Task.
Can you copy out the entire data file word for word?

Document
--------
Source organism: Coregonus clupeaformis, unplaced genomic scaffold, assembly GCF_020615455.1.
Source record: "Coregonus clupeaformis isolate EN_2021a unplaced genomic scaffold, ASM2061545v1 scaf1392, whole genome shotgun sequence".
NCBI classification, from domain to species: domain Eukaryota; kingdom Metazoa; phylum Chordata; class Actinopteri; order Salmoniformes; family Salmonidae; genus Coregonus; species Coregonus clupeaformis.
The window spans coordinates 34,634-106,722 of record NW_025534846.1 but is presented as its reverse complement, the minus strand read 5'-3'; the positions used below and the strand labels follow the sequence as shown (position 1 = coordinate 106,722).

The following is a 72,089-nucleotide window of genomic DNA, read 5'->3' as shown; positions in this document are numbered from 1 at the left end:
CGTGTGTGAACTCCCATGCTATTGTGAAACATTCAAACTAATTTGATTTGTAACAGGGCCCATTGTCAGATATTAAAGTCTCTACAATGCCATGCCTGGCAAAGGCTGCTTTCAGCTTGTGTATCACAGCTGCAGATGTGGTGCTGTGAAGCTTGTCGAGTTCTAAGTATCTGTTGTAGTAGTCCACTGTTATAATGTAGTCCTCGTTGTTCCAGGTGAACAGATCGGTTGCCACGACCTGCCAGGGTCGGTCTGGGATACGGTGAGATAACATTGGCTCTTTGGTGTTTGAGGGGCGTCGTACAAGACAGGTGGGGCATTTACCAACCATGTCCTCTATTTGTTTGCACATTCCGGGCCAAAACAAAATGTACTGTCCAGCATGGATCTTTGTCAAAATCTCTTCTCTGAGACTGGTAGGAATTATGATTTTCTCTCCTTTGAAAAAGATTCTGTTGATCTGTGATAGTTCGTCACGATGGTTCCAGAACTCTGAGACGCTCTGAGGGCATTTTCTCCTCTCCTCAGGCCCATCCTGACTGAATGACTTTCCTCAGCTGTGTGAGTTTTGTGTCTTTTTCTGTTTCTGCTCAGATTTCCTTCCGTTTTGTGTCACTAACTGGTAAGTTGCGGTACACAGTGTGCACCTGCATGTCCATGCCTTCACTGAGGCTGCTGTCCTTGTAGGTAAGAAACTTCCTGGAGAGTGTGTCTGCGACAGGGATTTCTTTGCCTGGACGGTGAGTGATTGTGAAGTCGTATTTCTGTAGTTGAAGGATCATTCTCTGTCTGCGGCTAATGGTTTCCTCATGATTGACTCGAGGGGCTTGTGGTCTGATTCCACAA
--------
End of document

Source organism: Coregonus clupeaformis, unplaced genomic scaffold, assembly GCF_020615455.1.
Source record: "Coregonus clupeaformis isolate EN_2021a unplaced genomic scaffold, ASM2061545v1 scaf1392, whole genome shotgun sequence".
NCBI classification, from domain to species: domain Eukaryota; kingdom Metazoa; phylum Chordata; class Actinopteri; order Salmoniformes; family Salmonidae; genus Coregonus; species Coregonus clupeaformis.
The window spans coordinates 34,634-106,722 of record NW_025534846.1 but is presented as its reverse complement, the minus strand read 5'-3'; the positions used below and the strand labels follow the sequence as shown (position 1 = coordinate 106,722).

The following is a 72,089-nucleotide window of genomic DNA, read 5'->3' as shown; positions in this document are numbered from 1 at the left end:
CGTGTGTGAACTCCCATGCTATTGTGAAACATTCAAACTAATTTGATTTGTAACAGGGCCCATTGTCAGATATTAAAGTCTCTACAATGCCATGCCTGGCAAAGGCTGCTTTCAGCTTGTGTATCACAGCTGCAGATGTGGTGCTGTGAAGCTTGTCGAGTTCTAAGTATCTGTTGTAGTAGTCCACTGTTATAATGTAGTCCTCGTTGTTCCAGGTGAACAGATCGGTTGCCACGACCTGCCAGGGTCGGTCTGGGATACGGTGAGATAACATTGGCTCTTTGGTGTTTGAGGGGCGTCGTACAAGACAGGTGGGGCATTTACCAACCATGTCCTCTATTTGTTTGCACATTCCGGGCCAAAACAAAATGTACTGTCCAGCATGGATCTTTGTCAAAATCTCTTCTCTGAGACTGGTAGGAATTATGATTTTCTCTCCTTTGAAAAAGATTCTGTTGATCTGTGATAGTTCGTCACGATGGTTCCAGAACTCTGAGACGCTCTGAGGGCATTTTCTCCTCTCCTCAGGCCCATCCTGACTGAATGACTTTCCTCAGCTGTGTGAGTTTTGTGTCTTTTTCTGTTTCTGCTCAGATTTCCTTCCGTTTTGTGTCACTAACTGGTAAGTTGCGGTACACAGTGTGCACCTGCATGTCCATGCCTTCACTGAGGCTGCTGTCCTTGTAGGTAAGAAACTTCCTGGAGAGTGTGTCTGCGACAGGGATTTCTTTGCCTGGACGGTGAGTGATTGTGAAGTCGTATTTCTGTAGTTGAAGGATCATTCTCTGTCTGCGGCTAATGGTTTCCTCATGATTGACTCGAGGGGCTTGTGGTCTGATTCCACAA